Graham says he shares Kurdish 'concerns' over cease-fire

Graham says he shares Kurdish 'concerns' over cease-fire
© Greg Nash

Sen. Lindsey GrahamLindsey Olin GrahamGOP eager for report on alleged FBI surveillance abuse Johnson opens door to subpoenaing whistleblower, Schiff, Bidens Overnight Defense: Erdoğan gets earful from GOP senators | Amazon to challenge Pentagon cloud contract decision in court | Lawmakers under pressure to pass benefits fix for military families MORE (R-S.C.) said Friday he shares Kurdish concerns about a fragile cease-fire between the Syrian Democratic Forces (SDF), and Turkey in northeastern Syria after fighting broke out Friday.

Graham, a vocal defense hawk and member of the Senate Foreign Relations Committee, said he spoke with Gen. Mazloum Abdi, the commander of the SDF (a military faction made up of Kurdish forces), and relayed that Mazloum is “concerned” about a recently minted ceasefire holding.

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“General Mazloum is concerned about the cease-fire holding and was emphatic that he will never agree to the ethnic cleansing of Kurds that is being proposed in Ankara,” Graham said in a tweet. “A buffer zone is acceptable to the Kurds but a military occupation that displaces hundreds of thousands is not a safe zone. It is ethnic cleansing.” 

 

“I hope we can find a win-win situation, but I share General Mazloum’s concerns.  I also told him that Congress will stay very involved and is extremely sympathetic to the plight of the Kurds.”

Bipartisan lawmakers have rushed to support the Kurds, who were instrumental partners in the U.S. campaign against ISIS, after Turkey launched an offensive in northeastern Syria. Turkey claimed these groups were part of an anti-Turkish insurgency.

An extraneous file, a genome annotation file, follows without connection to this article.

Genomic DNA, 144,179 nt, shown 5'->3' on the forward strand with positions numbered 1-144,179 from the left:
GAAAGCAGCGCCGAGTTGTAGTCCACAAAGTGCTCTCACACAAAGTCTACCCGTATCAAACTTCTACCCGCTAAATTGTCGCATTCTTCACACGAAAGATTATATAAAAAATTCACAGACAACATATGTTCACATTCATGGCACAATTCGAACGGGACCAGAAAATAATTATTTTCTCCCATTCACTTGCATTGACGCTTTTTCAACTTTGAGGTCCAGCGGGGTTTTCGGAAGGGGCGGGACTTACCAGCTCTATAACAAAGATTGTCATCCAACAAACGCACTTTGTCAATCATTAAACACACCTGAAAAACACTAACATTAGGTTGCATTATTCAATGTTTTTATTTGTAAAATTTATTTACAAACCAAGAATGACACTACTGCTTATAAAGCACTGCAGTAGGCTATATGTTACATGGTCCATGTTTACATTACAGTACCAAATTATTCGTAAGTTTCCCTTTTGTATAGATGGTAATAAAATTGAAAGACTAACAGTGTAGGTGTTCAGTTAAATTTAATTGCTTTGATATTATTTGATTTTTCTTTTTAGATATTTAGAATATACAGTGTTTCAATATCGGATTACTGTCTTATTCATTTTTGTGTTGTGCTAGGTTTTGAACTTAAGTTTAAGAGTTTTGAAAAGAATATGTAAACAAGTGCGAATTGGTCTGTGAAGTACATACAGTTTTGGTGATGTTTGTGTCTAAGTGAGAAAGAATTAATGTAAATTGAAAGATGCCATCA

Vice President Pence traveled to Ankara this week to hammer out a cease-fire with Turkish President Recep Tayyip Erdoğan. They eventually brokered a deal that would have Turkey suspend its operations for 120 hours to allow Kurdish fighters to withdraw from a designated safe zone along the Turkish and Syrian border. In return, Pence said the U.S. would lift sanctions imposed this week on Turkish officials. 

The deal was panned by critics who said the cease-fire essentially allowed Turkey to continue its offensive after five days while forcing Kurds to retreat. Reports also emerged after the deal of ongoing fighting in the border region of Syria on Friday morning. 

President TrumpDonald John TrumpTrump opens new line of impeachment attack for Democrats Bloomberg to spend 0M on anti-Trump ads in battleground states New witness claims first-hand account of Trump's push for Ukraine probes MORE tweeted that Erdoğan attributed the break in the cease-fire to “minor sniper and mortar fire that was quickly eliminated” and said the Turkish leader “very much wants the ceasefire, or pause, to work. Likewise, the Kurds want it, and the ultimate solution, to happen.”

Trump has promoted the deal as a success for all sides, touting his own "unconventional" thinking helping craft the agreement.

"Too bad there wasn’t this thinking years ago," Trump tweeted Friday. "Instead, it was always held together with very weak bandaids, & in an artificial manner. There is good will on both sides & a really good chance for success."